A recent High Court case between two resellers has reignited the debate about non-compete clauses and their efficacy.
Basingstoke reseller Decorus was awarded almost £30,000 in damages after taking former employee Daniel Penfold to court, along with Procure Store Limited, a company he had a hand in setting up. A judge ruled he breached certain duties in his contract when he left his former employer.
Some believe restrictive covenants and clauses are not worth the paper they are written on, designed merely as a scare tactic to prevent staff pinching clients before moving to a rival or setting up on their own.
But as the recent Decorus case proves, some firms are prepared to go all the way to protect their businesses.
CRN spoke to legal experts experienced in the field about how employers can ensure their contracts are fit for purpose and how to avoid a lengthy – and expensive – courtroom showdown.
1. Be specific
Being over-enthusiastic with non-compete clauses and restrictive covenants can end up being detrimental, according to Luke Hutchings, partner at Taylor Rose Law, who said being specific is essential.
"When the court is looking to whether they should enforce a contract, they want to reassure themselves the employer has made the covenants as narrow as possible," he told CRN. "You can't put something in there saying you can't start a business for five, 10 or 20 years after you leave us. If you're asking a court to uphold your covenants, you have to be specific and you can't put it into everyone's contracts.
"You want to focus on a short period – six or nine months – after which your knowledge will fade away anyway. The more you try to bespoke your covenants, and the more reasonably you draft them, the much greater likelihood the court will uphold them."
2. Conduct an exit interview
Employees can stay at a company for many years, meaning details of their contractual obligations on leaving can be easily forgotten. To avoid this escalating into a much bigger problem further down the line, Technology Law Alliance solicitor Caroline Lee said an exit interview is essential.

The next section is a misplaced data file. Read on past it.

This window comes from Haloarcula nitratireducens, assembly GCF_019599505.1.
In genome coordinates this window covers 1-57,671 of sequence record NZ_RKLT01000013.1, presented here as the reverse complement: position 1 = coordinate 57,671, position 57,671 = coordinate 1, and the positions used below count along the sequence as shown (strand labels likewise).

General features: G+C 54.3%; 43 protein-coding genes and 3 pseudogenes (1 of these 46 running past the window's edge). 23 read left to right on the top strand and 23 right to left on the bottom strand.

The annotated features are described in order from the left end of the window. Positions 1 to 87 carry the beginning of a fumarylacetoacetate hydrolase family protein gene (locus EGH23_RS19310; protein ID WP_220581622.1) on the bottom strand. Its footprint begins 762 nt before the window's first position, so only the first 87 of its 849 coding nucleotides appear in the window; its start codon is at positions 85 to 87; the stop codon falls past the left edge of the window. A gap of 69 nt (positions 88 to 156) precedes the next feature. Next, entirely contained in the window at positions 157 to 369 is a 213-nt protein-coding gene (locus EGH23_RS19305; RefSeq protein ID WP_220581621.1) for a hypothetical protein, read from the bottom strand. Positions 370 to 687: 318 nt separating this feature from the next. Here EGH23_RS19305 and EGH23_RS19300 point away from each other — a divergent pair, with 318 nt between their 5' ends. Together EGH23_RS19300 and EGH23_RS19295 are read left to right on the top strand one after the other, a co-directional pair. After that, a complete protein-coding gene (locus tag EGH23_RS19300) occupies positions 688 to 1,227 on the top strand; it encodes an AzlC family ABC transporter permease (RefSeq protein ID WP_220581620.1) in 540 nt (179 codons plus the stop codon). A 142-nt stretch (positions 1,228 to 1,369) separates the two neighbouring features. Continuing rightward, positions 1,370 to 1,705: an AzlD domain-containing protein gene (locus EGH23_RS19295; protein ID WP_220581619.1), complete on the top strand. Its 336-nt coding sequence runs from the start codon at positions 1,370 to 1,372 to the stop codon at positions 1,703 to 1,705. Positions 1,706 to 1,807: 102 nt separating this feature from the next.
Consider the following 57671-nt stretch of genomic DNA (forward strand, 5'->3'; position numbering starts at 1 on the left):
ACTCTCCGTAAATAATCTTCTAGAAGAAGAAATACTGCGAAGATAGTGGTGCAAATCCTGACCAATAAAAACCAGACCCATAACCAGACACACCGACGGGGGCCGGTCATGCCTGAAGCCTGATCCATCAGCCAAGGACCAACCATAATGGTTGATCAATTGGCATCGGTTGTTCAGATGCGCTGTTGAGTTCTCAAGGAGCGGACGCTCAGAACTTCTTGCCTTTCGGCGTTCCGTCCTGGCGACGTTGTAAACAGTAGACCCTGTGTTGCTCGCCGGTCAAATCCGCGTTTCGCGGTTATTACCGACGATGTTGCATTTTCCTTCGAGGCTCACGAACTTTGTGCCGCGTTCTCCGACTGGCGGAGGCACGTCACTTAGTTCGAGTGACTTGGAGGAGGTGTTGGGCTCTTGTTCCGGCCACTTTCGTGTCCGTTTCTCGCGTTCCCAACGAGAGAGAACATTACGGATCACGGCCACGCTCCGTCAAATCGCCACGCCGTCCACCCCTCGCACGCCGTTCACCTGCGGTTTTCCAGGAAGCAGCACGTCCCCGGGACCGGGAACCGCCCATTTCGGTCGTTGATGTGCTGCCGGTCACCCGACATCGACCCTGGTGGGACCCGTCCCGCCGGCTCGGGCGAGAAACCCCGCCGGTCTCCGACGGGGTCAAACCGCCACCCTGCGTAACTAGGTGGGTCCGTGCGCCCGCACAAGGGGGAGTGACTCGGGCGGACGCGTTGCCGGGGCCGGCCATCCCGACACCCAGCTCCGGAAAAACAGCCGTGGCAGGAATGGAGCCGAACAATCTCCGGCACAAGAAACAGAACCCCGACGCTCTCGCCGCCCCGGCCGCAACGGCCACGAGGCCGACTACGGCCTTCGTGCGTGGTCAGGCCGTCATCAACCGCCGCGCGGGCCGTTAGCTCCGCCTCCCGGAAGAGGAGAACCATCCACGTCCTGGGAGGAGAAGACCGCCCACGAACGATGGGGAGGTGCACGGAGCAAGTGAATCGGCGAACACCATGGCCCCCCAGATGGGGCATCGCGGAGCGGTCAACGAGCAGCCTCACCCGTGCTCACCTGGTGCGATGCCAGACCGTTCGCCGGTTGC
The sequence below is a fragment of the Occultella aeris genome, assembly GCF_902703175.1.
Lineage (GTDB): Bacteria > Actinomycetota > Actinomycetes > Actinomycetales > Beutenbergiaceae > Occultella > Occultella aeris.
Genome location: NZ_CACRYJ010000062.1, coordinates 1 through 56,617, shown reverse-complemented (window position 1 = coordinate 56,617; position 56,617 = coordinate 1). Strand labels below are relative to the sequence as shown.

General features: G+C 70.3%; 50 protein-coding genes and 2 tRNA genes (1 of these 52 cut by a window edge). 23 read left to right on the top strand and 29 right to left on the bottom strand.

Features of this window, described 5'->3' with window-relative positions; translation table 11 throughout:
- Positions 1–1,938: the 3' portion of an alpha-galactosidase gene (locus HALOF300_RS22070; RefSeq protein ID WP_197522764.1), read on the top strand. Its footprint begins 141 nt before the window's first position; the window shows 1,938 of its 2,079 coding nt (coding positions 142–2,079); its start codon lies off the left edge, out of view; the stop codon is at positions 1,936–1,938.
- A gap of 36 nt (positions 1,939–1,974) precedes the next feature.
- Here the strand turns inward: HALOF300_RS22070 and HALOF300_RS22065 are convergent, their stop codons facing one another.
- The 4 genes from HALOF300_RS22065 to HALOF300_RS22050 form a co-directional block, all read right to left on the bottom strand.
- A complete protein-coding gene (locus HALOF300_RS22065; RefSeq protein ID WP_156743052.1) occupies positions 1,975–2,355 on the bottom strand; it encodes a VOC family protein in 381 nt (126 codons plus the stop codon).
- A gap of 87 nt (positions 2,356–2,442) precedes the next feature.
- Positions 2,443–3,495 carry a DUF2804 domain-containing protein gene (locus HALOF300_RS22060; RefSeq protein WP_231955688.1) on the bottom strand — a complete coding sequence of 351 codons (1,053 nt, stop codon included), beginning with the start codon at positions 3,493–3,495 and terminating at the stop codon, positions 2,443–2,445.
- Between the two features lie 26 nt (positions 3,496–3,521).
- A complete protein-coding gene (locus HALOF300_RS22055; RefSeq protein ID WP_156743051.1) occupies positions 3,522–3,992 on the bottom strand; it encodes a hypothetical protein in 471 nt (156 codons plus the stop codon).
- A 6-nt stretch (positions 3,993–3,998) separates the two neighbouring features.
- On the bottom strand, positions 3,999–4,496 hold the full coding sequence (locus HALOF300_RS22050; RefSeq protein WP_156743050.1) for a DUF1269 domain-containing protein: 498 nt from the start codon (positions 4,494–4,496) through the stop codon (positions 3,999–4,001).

"When an employee notifies the employer they are planning to leave, it is important to have an exit interview with them to remind them of the restrictive covenants, to check where they're going, and to confirm they've not copied anything for themselves and that they understand the restrictions," she said. "There needs to be a proper discussion so these things don't arise, or at least you can say the employee has not told us the truth when we asked these direct questions."
3. Seek professional advice
Tweaking a contract or adding in a few lines yourself might seem like a simple enough task, but Taylor Rose Law's Hutchings said whether or not this will stand up in court is another matter.
"You may think you have all your staff under covenants, but a lot of them I see make me cry a little bit inside, because they are not very good," he said. "It is hard to get through to people that they are not going to stand up. People say 'I want water-tight covenants for all my employees' but if you are going to put the same wording into everyone's contracts, it is really weak. If you are worried people are going to leave and start up on their own, see a solicitor.
"You've got to make your restrictions as narrow as possible, make them bespoke and as specific to the people as you can. There is no such thing as watertight protection but there are ways to avoid a very expensive court battle."
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